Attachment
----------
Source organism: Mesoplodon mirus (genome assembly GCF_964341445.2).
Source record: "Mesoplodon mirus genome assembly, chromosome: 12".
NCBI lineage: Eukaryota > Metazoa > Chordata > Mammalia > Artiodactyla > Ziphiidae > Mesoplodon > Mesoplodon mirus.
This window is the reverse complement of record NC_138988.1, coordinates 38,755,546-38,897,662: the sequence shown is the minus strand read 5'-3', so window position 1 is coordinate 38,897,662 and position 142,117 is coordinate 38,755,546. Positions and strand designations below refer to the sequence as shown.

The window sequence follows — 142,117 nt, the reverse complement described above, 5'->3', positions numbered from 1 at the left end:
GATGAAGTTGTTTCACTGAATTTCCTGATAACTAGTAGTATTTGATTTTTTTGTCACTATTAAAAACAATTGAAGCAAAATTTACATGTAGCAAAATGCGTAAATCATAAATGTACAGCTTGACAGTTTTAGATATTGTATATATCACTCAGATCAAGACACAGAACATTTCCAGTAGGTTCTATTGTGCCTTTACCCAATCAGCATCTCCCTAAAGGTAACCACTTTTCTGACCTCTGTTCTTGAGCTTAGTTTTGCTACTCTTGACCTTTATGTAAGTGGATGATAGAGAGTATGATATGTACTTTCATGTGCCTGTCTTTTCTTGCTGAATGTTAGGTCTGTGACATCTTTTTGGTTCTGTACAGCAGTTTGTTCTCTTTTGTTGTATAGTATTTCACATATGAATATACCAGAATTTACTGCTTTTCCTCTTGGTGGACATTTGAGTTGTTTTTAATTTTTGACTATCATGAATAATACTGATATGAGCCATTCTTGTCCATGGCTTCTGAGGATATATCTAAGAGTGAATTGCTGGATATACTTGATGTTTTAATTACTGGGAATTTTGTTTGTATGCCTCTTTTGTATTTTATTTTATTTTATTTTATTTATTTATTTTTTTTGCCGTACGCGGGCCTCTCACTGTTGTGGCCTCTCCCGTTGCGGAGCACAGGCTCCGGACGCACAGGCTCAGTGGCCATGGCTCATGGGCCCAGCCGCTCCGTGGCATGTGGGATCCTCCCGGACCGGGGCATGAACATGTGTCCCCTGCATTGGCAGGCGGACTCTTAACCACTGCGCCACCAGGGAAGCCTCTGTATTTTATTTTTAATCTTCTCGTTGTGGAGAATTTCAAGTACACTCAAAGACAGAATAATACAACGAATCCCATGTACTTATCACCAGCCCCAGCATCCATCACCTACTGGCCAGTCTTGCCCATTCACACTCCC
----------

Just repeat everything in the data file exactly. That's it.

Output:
Source organism: Mesoplodon mirus (genome assembly GCF_964341445.2).
Source record: "Mesoplodon mirus genome assembly, chromosome: 12".
NCBI lineage: Eukaryota > Metazoa > Chordata > Mammalia > Artiodactyla > Ziphiidae > Mesoplodon > Mesoplodon mirus.
This window is the reverse complement of record NC_138988.1, coordinates 38,755,546-38,897,662: the sequence shown is the minus strand read 5'-3', so window position 1 is coordinate 38,897,662 and position 142,117 is coordinate 38,755,546. Positions and strand designations below refer to the sequence as shown.

The window sequence follows — 142,117 nt, the reverse complement described above, 5'->3', positions numbered from 1 at the left end:
GATGAAGTTGTTTCACTGAATTTCCTGATAACTAGTAGTATTTGATTTTTTTGTCACTATTAAAAACAATTGAAGCAAAATTTACATGTAGCAAAATGCGTAAATCATAAATGTACAGCTTGACAGTTTTAGATATTGTATATATCACTCAGATCAAGACACAGAACATTTCCAGTAGGTTCTATTGTGCCTTTACCCAATCAGCATCTCCCTAAAGGTAACCACTTTTCTGACCTCTGTTCTTGAGCTTAGTTTTGCTACTCTTGACCTTTATGTAAGTGGATGATAGAGAGTATGATATGTACTTTCATGTGCCTGTCTTTTCTTGCTGAATGTTAGGTCTGTGACATCTTTTTGGTTCTGTACAGCAGTTTGTTCTCTTTTGTTGTATAGTATTTCACATATGAATATACCAGAATTTACTGCTTTTCCTCTTGGTGGACATTTGAGTTGTTTTTAATTTTTGACTATCATGAATAATACTGATATGAGCCATTCTTGTCCATGGCTTCTGAGGATATATCTAAGAGTGAATTGCTGGATATACTTGATGTTTTAATTACTGGGAATTTTGTTTGTATGCCTCTTTTGTATTTTATTTTATTTTATTTTATTTATTTATTTTTTTTGCCGTACGCGGGCCTCTCACTGTTGTGGCCTCTCCCGTTGCGGAGCACAGGCTCCGGACGCACAGGCTCAGTGGCCATGGCTCATGGGCCCAGCCGCTCCGTGGCATGTGGGATCCTCCCGGACCGGGGCATGAACATGTGTCCCCTGCATTGGCAGGCGGACTCTTAACCACTGCGCCACCAGGGAAGCCTCTGTATTTTATTTTTAATCTTCTCGTTGTGGAGAATTTCAAGTACACTCAAAGACAGAATAATACAACGAATCCCATGTACTTATCACCAGCCCCAGCATCCATCACCTACTGGCCAGTCTTGCCCATTCACACTCCC